Religious Zionism and the Six Day War

From Realism to Messianism

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Avi Sagi, Dov Schwartz
Routledge Jewish Studies Series
  • New York, NY: 
    , December
     134 pages.
     For other formats: Link to Publisher's Website.


This book offers a new insight into the political, social, and religious conduct of religious-Zionism, whose consequences are evident in Israeli society today. Before the Six-Day War, religious-Zionism had limited its concern to the protection of specific religious interests, with its representatives having little share in the determination of Israel’s national agenda. Fifty years after it, religious-Zionism has turned into one of Israeli society’s dominant elements. The presence of this group in all aspects of Israel’s life and its members’ determination to set Israel’s social, cultural, and international agenda is indisputable.

Delving into this dramatic transformation, the book depicts the Six-Day War as a constitutive event that indelibly changed the political and religious consciousness of religious-Zionists. The perception of real history that had guided this movement from its dawn was replaced by a "sacred history" approach that became an actual program of political activity. As part of a process that has unfolded over the last thirty years, the body and sexuality have also become a central concern in the movement’s practice, reflection, and discourse. The how and why of this shift in religious-Zionism – from passivity and a consciousness of marginality to the front lines of public life – is this book’s central concern.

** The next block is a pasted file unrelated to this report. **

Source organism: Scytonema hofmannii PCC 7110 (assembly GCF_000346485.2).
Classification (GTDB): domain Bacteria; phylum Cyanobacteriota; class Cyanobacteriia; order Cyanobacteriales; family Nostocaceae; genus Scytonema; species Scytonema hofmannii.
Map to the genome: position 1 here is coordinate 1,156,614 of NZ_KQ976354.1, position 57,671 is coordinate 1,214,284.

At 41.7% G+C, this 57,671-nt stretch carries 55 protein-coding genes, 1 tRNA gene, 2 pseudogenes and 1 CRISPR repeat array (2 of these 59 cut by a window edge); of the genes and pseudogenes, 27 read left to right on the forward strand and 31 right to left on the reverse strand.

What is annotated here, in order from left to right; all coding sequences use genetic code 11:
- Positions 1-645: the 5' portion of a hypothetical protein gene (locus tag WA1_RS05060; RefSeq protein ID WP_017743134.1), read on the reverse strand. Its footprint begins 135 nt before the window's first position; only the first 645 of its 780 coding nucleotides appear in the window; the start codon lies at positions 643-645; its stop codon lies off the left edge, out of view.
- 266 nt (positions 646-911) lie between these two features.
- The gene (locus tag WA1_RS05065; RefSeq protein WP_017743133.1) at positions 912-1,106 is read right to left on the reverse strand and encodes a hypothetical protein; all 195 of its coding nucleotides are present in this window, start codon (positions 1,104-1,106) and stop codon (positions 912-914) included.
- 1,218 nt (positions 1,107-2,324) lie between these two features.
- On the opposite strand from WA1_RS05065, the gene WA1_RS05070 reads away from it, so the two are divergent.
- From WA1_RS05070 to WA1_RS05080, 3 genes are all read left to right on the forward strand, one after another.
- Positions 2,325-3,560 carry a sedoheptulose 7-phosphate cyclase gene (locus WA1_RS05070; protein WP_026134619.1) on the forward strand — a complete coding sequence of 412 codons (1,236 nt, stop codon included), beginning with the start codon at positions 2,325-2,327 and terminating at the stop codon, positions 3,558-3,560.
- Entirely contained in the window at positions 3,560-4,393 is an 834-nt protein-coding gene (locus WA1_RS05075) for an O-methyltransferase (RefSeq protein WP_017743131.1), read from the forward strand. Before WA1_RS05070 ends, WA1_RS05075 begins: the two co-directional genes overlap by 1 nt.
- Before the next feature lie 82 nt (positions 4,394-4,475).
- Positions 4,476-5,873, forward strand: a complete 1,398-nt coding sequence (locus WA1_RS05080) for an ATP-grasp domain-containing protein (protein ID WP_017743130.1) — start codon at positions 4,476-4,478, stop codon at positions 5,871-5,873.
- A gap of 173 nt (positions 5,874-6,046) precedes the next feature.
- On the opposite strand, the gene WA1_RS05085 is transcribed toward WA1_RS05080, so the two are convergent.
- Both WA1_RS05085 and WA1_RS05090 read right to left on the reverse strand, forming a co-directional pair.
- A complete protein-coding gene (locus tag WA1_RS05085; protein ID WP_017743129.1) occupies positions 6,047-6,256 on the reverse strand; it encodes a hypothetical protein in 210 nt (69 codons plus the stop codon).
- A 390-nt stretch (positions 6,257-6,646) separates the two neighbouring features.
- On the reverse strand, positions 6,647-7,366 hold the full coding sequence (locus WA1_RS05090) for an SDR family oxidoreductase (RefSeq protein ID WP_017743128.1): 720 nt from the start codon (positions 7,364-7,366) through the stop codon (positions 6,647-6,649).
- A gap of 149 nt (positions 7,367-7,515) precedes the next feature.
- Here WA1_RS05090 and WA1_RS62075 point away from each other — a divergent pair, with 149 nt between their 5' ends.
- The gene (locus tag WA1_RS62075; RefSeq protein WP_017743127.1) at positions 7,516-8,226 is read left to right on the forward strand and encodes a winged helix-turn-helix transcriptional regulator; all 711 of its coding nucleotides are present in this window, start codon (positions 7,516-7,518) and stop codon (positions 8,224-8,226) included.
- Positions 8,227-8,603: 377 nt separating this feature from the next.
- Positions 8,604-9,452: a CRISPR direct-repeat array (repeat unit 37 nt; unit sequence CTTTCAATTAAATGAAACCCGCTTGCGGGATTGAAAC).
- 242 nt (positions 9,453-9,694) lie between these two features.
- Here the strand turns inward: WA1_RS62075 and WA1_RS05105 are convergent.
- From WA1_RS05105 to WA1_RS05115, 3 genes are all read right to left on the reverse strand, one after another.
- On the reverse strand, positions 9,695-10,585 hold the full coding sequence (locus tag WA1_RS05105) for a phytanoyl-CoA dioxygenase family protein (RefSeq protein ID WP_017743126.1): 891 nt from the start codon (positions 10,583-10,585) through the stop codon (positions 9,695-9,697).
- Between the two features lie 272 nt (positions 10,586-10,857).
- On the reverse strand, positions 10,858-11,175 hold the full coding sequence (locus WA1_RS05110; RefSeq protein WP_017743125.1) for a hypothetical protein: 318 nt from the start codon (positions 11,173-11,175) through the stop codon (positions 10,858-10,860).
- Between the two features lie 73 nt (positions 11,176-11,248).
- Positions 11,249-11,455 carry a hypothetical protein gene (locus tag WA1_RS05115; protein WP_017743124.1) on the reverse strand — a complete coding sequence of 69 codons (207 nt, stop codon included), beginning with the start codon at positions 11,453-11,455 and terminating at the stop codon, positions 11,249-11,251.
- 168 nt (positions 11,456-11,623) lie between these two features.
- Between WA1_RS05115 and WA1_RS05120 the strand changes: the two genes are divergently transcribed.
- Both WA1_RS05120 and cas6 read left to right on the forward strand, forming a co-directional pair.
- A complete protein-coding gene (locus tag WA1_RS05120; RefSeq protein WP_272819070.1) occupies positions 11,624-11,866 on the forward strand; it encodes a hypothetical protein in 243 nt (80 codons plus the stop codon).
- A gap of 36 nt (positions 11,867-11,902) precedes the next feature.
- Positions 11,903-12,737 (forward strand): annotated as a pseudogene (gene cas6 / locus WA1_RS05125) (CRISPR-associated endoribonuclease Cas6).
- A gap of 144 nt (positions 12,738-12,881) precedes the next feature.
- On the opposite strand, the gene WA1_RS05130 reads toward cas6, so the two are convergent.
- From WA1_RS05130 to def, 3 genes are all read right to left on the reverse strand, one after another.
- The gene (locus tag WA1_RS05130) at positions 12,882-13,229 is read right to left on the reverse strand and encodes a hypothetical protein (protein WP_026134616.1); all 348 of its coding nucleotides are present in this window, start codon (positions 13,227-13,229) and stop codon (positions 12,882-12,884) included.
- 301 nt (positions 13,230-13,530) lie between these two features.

The book will be of interest to readers and scholars concerned with changing dynamic societies and with the study of religion and particularly with the relationship between religion and politics.

About the Author(s)/Editor(s)/Translator(s): 

Avi Sagi is Professor of Philosophy at Bar-Ilan University and founder of its Graduate Program in Hermeneutics and Cultural Studies.

Dov Schwartz was Dean of the Faculty of Humanities at Bar-Ilan University and head of its Departments of Philosophy and of Music, and currently heads the Departments of Philosophy.


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